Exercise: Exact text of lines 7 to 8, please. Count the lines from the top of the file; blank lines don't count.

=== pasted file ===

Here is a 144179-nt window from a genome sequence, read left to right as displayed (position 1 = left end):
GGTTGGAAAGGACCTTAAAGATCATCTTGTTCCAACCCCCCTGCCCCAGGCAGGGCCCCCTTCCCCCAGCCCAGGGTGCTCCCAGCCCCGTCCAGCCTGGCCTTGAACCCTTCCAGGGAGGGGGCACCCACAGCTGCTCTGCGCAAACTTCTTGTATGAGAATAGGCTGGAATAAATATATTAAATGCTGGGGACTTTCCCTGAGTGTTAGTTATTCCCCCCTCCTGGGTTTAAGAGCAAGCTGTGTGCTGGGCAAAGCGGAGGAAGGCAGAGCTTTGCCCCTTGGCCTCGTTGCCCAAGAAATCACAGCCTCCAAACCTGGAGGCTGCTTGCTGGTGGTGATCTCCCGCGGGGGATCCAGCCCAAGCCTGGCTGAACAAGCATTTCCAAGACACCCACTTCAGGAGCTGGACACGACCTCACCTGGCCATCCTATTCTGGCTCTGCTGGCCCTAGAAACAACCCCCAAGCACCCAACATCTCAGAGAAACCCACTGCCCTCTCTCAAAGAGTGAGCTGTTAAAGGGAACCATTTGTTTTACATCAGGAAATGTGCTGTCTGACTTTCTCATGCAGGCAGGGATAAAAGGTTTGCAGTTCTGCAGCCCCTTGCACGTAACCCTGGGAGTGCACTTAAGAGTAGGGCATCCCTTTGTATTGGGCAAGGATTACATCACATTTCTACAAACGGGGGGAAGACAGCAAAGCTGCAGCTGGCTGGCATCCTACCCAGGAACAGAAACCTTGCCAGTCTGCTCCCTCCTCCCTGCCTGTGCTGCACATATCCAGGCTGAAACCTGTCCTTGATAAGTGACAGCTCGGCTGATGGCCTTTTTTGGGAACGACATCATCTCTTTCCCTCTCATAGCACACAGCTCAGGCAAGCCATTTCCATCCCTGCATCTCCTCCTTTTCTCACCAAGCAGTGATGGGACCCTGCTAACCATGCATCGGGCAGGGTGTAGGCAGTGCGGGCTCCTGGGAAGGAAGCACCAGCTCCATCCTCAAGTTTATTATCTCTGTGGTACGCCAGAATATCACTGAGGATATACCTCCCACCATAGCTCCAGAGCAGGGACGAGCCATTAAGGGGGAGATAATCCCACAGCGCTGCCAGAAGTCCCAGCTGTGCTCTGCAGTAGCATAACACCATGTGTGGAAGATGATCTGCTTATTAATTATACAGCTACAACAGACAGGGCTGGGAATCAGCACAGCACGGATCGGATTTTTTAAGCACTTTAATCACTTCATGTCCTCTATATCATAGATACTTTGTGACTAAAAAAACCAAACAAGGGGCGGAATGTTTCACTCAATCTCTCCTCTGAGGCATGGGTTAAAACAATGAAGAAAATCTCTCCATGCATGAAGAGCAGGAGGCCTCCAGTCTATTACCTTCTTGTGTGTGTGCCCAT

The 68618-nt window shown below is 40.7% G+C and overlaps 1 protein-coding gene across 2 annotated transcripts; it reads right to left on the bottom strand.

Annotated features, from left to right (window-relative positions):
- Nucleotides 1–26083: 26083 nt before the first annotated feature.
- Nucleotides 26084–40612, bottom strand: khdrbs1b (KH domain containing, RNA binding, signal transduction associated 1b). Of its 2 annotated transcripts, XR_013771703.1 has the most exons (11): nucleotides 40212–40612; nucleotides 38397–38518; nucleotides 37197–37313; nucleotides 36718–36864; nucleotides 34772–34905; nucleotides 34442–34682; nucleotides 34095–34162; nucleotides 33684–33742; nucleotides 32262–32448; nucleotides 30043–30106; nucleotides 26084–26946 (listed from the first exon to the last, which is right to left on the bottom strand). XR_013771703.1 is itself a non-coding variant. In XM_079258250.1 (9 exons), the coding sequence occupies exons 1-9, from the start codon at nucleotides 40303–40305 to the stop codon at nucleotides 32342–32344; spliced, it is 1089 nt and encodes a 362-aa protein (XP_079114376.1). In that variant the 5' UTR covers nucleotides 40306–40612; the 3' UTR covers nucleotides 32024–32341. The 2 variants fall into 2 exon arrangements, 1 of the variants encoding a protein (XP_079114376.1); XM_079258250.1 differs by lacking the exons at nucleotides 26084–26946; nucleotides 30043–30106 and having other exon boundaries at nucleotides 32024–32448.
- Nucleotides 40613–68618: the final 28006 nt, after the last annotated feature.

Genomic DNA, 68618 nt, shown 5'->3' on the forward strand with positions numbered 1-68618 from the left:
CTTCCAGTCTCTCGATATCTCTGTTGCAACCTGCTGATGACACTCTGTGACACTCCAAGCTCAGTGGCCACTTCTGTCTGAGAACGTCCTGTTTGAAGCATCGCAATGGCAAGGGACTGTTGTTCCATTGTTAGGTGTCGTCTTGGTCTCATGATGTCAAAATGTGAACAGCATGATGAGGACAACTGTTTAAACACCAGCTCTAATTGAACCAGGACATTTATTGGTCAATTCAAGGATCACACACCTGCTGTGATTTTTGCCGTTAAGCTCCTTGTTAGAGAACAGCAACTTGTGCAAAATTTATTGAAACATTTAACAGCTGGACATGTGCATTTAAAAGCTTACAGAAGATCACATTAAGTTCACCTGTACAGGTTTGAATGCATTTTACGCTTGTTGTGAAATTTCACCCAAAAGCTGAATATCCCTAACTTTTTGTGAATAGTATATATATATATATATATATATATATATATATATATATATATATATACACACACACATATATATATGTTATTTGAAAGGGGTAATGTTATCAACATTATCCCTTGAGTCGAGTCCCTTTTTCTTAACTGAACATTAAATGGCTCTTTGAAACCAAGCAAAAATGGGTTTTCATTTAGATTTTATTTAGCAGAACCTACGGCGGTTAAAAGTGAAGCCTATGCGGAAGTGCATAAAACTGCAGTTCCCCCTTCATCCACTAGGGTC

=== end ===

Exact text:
- Nucleotides 40613–68618: the final 28006 nt, after the last annotated feature.

Genomic DNA, 68618 nt, shown 5'->3' on the forward strand with positions numbered 1-68618 from the left: